By Fintan O’Toole
Head of Zeus
In the aftermath of Trump’s election, a trend emerged of advertising books on the promise that they could explain the shocking political twist. JD Vance’s Hillbilly Elegy, a memoir about white working-class America comes to mind. Touted as a synecdoche for the far-right’s rise, its insight was dubious, at best. Thankfully, Fintan O’Toole’s Heroic Failure is more suited to its suggested purpose of examining Brexit.
A tragicomic reflection on the English idealism that culminated in Brexit, equally it serves as a work which dissects the New Right’s bewilderingly successful lunge for power. Scrutinising romanticised historical tragedies and the evolution of the Leave manifesto by way of ideals disseminated through media and popular culture, O’Toole correctly taps into how 21st Century populism succeeded en masse. Cultural hegemony overpowered political discourse, in short.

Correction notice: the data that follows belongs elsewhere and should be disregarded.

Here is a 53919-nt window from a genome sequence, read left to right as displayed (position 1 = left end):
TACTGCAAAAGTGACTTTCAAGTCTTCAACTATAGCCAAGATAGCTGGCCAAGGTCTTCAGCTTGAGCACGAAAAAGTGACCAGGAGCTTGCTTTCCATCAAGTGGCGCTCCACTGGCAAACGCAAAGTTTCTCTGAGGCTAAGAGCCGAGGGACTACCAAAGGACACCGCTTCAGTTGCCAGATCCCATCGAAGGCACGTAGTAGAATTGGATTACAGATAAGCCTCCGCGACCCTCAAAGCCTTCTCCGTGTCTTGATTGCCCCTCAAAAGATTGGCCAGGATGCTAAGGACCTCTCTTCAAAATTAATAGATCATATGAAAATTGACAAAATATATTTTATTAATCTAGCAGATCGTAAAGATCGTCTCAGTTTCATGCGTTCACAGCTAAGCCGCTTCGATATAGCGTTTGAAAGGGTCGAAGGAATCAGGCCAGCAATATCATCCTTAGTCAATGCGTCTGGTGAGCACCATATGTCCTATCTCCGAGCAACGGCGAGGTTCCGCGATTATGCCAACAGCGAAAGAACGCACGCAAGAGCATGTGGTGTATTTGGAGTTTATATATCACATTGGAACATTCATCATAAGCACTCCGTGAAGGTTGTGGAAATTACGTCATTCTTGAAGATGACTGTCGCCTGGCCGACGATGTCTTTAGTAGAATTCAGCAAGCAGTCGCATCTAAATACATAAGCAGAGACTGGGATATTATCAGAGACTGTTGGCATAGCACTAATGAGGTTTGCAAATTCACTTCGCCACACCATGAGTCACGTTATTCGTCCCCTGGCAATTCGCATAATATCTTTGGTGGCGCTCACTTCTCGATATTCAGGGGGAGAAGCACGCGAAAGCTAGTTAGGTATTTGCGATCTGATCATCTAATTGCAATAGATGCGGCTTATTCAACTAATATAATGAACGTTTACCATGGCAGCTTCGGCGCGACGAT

Johnson, Farage and Rees-Mogg did not ascend to power by being masterful politicians. Nor did they fall from grace for lying. They emerged victorious by playing up a certain character, manipulating emotions and channelling the rage of the Sex Pistols. If punk could be co-opted by the Tories without anyone blinking, then the colonialists could claim to be the colonised.
Likely, Heroic Failure would have been dismissed as a complacent liberal’s critique a few weeks ago. Given the recent furore surrounding the draft bill, the farce described herein seems prescient, heartbreakingly so.
Words: Michael Lanigan